The parish church in Pogwizdów (Langhelwigsdorf), a village belonging to the Cistercian abbey from Lubiąż, was built at the turn of the 13th and 14th centuries. It was indirectly recorded for the first time in 1318, when its parish priest was mentioned. In the fifteenth century it was rebuilt in the Gothic style, when a sacristy was built and the chancel enlarged.
In the mid-sixteenth century, the church was taken by Protestants who painted over the Gothic figural paintings, creating Renaissance ornamental polychromes in their place. In the second half of the 16th century, a chapel was added from the south, probably funded by the von Zettritz family. During the Thirty Years’ War, the church tower burnt down, after which it was rebuilt in 1638. In 1654, the church returned to the Catholics.
In the eighteenth century, the nave was covered with a vault, probably a new roof was also made, which equalized the height of the nave and chancel. Construction works from the second half of the 19th century concerned the replacement of the bell-bearing structure and covering the walls with plaster. After World War II, the monument fell into decline, and its furnishings were transported to Wrocław. At the end of the 1990s, during renovation works, wall paintings were discovered inside.
The church was built of rubble and sandstone ashlar in the corners and architectural details. It was situated on a low hill, by a stream flowing through the village. It received the form of an aisleless structure with a slender four-sided tower in the western part embedded in the nave, and a four-sided chancel on the eastern side. The nave was 9.3 x 7.1 meters (13 meters long with annexes), and the chancel was 5.5 x 4.3 meters. In the Gothic period, the body of the church was enlarged by a sacristy on the northern side of the chancel. The chancel was also rebuilt and enlarged, extended to the east by a polygonal apse reinforced from the outside with buttresses.
Two early Gothic portals from the end of the 13th century led to the church: one to the nave located in the southern wall, the other probably to the chancel from the south. The main portal in the nave had a pointed, stepped form, with two pairs of columns. The jambs of the steps were moulded, and the columns were equipped with cup-shaped capitals and bases on octagonal pedestals. A similar appearance was given to the chancel portal, but smaller in size. The third, very modest portal led from the chancel to the sacristy.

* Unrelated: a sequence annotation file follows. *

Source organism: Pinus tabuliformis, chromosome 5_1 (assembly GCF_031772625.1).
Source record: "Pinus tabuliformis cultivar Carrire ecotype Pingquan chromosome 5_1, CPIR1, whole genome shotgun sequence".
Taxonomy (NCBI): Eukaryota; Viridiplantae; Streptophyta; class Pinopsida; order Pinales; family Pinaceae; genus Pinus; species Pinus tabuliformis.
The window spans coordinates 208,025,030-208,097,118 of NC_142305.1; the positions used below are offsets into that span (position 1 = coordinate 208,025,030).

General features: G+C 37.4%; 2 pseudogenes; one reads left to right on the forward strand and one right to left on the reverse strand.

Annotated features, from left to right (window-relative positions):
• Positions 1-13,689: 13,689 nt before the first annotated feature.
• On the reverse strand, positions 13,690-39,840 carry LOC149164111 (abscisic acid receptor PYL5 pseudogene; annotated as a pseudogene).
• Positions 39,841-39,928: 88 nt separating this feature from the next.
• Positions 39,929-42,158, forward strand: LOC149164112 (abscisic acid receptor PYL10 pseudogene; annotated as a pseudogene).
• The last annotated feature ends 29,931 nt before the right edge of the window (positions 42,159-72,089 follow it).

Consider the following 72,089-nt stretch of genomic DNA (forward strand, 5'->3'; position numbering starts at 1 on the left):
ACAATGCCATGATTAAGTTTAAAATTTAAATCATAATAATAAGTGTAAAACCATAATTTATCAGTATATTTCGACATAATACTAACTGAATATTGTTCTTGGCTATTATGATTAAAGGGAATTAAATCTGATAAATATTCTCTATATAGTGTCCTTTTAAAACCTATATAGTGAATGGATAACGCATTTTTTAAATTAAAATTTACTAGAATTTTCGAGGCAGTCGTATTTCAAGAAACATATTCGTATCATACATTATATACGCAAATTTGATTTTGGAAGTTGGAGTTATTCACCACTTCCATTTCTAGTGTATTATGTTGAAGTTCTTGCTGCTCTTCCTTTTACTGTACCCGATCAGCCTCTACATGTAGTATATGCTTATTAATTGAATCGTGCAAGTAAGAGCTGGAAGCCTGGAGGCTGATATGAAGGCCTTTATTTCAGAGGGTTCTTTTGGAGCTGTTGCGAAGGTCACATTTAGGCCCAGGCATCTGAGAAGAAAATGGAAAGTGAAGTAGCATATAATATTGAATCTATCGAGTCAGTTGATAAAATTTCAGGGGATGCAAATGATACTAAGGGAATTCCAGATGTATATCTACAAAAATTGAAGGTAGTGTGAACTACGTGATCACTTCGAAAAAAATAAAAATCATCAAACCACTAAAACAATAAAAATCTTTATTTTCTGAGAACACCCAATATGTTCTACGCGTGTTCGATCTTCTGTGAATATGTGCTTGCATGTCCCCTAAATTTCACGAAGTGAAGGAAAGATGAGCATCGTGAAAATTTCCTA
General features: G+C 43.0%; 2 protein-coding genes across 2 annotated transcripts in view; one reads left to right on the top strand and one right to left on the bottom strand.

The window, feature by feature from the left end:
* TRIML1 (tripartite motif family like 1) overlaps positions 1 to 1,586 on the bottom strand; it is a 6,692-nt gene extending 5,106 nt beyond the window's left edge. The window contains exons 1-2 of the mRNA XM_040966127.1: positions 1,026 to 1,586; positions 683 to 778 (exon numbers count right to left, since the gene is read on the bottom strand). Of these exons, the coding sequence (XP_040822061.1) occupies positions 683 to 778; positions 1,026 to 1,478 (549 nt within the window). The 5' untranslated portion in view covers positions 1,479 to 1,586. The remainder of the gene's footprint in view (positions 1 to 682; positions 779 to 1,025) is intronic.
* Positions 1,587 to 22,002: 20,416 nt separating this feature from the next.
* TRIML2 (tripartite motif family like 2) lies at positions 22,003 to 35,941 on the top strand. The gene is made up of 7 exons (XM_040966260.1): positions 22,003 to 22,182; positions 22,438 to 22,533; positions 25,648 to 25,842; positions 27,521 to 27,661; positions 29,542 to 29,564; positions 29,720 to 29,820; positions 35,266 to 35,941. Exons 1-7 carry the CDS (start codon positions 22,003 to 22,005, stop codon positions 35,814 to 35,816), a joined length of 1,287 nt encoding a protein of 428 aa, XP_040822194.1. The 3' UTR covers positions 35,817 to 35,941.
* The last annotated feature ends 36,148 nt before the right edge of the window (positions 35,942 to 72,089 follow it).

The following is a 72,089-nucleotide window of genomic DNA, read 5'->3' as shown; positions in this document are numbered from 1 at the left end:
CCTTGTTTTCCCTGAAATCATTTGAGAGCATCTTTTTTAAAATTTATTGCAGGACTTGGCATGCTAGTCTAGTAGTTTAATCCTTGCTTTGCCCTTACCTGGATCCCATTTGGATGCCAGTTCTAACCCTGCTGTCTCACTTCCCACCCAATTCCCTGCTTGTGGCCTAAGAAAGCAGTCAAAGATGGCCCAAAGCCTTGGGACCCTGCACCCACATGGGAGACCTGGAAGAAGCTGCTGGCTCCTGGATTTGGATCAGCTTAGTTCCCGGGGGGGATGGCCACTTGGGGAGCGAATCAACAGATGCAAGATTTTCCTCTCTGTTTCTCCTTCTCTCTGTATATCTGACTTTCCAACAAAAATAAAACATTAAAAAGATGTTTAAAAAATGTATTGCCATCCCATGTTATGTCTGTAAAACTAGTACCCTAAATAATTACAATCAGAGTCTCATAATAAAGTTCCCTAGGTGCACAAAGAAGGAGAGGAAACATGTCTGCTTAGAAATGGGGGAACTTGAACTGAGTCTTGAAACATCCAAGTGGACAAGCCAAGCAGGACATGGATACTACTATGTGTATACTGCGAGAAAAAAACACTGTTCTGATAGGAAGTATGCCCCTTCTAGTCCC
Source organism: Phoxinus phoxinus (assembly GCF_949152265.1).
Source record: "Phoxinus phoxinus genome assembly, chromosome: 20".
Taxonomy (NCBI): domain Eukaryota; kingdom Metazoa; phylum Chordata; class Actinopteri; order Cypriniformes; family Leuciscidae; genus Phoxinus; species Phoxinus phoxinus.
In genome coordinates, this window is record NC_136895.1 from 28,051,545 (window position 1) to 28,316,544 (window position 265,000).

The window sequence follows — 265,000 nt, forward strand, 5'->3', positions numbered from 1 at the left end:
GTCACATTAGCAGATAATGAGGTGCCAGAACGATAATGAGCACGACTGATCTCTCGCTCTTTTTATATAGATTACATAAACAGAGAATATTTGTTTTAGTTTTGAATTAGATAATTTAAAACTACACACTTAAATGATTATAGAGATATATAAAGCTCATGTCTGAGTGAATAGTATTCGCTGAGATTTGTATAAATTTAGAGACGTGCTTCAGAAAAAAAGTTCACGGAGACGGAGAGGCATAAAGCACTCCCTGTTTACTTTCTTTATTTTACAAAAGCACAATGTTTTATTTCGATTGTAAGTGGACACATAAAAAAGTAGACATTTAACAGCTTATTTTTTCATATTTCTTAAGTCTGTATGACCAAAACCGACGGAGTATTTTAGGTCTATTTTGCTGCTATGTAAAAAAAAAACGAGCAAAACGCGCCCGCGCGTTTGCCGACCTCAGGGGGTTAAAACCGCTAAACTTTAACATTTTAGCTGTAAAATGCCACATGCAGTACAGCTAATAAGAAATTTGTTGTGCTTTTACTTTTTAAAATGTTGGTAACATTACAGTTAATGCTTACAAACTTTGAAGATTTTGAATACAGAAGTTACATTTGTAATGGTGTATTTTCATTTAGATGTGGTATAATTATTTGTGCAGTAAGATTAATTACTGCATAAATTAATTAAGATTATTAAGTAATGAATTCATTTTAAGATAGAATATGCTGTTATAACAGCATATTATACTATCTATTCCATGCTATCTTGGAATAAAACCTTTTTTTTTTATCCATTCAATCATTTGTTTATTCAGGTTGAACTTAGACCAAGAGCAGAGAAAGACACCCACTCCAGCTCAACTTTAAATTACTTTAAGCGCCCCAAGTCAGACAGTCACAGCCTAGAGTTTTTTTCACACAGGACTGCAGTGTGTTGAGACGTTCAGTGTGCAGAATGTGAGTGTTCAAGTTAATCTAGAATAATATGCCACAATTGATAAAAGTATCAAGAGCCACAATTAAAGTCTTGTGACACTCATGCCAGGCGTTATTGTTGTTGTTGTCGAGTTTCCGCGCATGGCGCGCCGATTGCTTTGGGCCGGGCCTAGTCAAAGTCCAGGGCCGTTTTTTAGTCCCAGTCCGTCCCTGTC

The interior was originally illuminated by narrow and splayed lancet windows, enlarged in the late Gothic period, topped with pointed arches, pierced evenly between the buttresses in the chancel. The northern façade, in accordance with the medieval building tradition, was devoid of openings. This was probably due to the superstitions and symbolism of the time, associating the north with the forces of evil from which one had to separate. Practical considerations could also be important, i.e. the desire to reduce the cold by limiting the number of openings on the sides with the least amount of sunlight. The tower was pierced on the top floor with two-light windows set in half-circular recesses, which were to transmit the sound of bells.
Thanks to the buttresses in the chancel, a cross-rib vault supported on geometric corbels and equipped with a boss decorated with a rosette was established. The nave was originally covered with a wooden ceiling. In its western part, there were three rooms with a barrel vault and semi-barrel vaults, and a gallery above which the tower was located. The interior of the sacristy was covered with a barrel vault. Above it there was a room with the function of a gallery opened to the chancel.
To this day, the church has retained its original early-Gothic form, only deformed by the Baroque chapel on the south side and the leveling of the height of the nave and chancel. Many medieval architectural details have survived, including three portals (one of them was moved to an early modern chapel), some windows, and a rib vault in the chancel. Medieval paintings have been preserved on the vault, walls of the nave and the northern wall of the chancel. Early modern transformations led to the replacement of southern windows in the nave and the installation of a barrel vault. The church currently does not perform sacral functions.
Kozaczewski T., Wiejskie kościoły parafialne XIII wieku na Śląsku (miejscowości P-S), Wrocław 1994.
Pilch J., Leksykon zabytków architektury Dolnego Śląska, Warszawa 2005.